If the meat of a strict sacrifice (such as burned-offering) was taken outside the Courtyard, and then its blood was thrown on the Altar, Rabbi Eliezer says that it is still subject to the prohibition of misappropriation. We can understand Rabbi Eliezer: this meat has to be eaten inside the Courtyard. If it is taken out before its blood is thrown, it can never be eaten, and throwing its blood later does not help. Thus, it belongs solely to God, the Kohanim do not have any portion in it, and the laws of misappropriation still apply.
However, Rabbi Akiva says that these laws don't apply any longer. The meat itself is good and kosher, and only its current location prevents the Kohanim from eating it. Therefore, throwing its blood on the Altar removes the prohibition of misappropriation.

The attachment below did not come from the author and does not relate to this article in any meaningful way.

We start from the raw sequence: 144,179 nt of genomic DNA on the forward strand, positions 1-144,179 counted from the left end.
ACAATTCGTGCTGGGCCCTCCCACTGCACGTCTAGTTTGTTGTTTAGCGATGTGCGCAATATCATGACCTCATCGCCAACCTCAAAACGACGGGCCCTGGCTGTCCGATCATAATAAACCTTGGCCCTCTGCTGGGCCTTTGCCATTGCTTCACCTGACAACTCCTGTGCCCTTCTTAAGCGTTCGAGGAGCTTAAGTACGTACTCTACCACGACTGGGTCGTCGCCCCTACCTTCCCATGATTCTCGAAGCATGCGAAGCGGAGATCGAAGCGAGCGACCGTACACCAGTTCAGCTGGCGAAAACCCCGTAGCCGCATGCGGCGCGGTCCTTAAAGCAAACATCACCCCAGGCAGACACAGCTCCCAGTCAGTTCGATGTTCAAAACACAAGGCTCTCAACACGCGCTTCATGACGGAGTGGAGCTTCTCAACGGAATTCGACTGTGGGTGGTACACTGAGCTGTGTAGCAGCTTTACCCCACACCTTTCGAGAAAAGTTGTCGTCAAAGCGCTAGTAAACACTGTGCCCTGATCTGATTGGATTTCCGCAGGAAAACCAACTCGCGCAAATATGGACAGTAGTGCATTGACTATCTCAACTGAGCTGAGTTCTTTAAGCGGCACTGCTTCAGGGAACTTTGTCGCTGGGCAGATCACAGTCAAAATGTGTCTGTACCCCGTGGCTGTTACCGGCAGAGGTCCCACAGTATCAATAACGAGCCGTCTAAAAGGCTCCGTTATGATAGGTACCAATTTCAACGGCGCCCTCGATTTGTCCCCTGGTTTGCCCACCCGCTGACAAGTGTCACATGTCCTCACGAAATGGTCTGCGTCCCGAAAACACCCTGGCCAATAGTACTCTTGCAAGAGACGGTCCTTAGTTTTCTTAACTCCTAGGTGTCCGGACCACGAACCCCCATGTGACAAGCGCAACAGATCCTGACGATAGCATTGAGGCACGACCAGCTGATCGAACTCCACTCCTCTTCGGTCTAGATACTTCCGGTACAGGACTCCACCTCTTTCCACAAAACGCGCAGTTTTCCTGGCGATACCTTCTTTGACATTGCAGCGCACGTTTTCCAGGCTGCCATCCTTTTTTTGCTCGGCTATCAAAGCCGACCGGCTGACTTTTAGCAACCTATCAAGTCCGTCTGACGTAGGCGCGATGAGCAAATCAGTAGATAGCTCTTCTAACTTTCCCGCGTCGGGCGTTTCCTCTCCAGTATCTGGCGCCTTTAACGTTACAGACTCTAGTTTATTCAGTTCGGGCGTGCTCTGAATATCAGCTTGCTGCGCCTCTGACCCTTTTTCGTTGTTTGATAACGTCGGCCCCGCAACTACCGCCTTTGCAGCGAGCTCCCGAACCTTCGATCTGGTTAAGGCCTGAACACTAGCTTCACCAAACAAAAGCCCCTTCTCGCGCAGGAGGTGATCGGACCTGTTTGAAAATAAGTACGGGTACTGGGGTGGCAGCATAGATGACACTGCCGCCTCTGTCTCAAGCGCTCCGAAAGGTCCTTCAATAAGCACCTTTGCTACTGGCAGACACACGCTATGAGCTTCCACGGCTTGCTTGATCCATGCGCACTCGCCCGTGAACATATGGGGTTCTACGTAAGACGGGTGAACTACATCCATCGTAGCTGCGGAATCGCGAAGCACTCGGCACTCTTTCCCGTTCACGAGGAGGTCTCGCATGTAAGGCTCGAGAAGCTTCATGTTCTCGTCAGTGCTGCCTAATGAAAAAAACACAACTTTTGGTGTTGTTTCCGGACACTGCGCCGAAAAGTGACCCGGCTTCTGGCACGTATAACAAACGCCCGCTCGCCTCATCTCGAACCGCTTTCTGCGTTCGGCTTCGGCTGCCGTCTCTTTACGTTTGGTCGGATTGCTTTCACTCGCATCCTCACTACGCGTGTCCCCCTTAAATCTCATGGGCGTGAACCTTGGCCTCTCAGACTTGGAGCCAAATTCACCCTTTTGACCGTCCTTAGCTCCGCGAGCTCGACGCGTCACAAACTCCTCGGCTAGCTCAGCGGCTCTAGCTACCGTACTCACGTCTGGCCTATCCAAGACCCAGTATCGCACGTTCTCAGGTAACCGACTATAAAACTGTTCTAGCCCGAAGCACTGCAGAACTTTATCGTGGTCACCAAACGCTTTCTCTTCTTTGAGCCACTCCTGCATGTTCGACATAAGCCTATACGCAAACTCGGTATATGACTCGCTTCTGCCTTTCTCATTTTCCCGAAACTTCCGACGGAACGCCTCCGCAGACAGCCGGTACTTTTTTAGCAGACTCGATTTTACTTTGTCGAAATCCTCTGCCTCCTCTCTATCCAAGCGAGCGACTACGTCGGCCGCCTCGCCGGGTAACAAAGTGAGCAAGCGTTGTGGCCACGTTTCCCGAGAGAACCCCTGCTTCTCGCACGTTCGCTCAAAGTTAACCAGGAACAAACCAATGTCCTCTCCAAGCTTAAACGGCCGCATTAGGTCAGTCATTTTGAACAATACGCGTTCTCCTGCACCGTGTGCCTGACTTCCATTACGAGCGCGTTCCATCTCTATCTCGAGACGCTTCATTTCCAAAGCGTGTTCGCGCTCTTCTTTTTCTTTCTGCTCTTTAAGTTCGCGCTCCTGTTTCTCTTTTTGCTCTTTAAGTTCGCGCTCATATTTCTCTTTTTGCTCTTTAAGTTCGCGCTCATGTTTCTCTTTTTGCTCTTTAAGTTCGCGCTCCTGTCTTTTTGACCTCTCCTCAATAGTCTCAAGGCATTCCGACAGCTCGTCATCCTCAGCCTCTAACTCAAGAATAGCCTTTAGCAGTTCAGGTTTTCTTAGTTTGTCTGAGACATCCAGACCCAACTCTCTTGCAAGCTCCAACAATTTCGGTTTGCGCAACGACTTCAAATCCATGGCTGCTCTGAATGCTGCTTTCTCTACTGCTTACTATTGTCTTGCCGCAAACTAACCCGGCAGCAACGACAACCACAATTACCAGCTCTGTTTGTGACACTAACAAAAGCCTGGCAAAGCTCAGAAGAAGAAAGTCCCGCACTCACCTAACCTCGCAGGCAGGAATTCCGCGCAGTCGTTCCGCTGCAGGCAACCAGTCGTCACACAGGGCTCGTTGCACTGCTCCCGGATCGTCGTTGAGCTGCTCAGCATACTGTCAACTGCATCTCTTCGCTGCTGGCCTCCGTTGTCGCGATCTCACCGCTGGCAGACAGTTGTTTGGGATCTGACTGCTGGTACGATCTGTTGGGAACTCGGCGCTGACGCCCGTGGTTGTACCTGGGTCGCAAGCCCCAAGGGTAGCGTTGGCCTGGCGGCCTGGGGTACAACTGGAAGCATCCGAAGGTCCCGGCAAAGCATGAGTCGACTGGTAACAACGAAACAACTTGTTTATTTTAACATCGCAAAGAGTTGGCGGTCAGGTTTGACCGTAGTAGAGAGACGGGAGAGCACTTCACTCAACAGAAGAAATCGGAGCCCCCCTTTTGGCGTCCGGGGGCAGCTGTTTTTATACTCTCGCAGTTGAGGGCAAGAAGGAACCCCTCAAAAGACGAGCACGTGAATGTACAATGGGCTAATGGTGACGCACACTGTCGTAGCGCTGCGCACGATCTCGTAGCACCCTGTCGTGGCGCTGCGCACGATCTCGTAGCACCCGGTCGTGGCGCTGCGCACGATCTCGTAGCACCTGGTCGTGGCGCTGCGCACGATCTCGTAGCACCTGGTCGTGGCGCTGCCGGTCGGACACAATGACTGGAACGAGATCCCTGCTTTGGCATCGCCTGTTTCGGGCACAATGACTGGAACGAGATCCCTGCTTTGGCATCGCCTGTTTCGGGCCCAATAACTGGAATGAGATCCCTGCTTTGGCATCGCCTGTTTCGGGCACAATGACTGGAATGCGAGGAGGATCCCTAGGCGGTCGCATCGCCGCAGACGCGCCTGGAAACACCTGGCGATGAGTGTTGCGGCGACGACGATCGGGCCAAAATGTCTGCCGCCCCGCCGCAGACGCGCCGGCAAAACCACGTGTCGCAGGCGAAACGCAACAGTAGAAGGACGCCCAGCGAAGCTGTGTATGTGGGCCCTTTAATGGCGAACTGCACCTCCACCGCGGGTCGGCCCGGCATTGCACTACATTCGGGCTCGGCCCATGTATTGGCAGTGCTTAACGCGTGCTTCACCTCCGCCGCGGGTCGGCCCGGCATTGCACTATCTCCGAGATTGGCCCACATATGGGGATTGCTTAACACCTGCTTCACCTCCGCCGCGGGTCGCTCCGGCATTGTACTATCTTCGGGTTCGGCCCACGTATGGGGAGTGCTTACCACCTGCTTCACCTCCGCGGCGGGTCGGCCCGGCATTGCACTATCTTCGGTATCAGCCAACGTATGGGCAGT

As a corollary, they also disagree whether the laws of wrong intentions, left-overs, and ritual impurity apply, in the sense that one gets cut off from his spiritual source for eating the meat.
To prove his point, Rabbi Akiva compares the case to a situation where one had a sin-offering, lost it, designated another one, and slaughtered one of them in the Courtyard. The remaining one is similar to meat that is outside the Courtyard, and just as the remaining sin-offering does not have the prohibition of misappropriation, since the sin was atoned for, so too, in our case the meat taken out is not subject to misappropriation.
Art: Leopold Pilichowski - The Day Of Atonement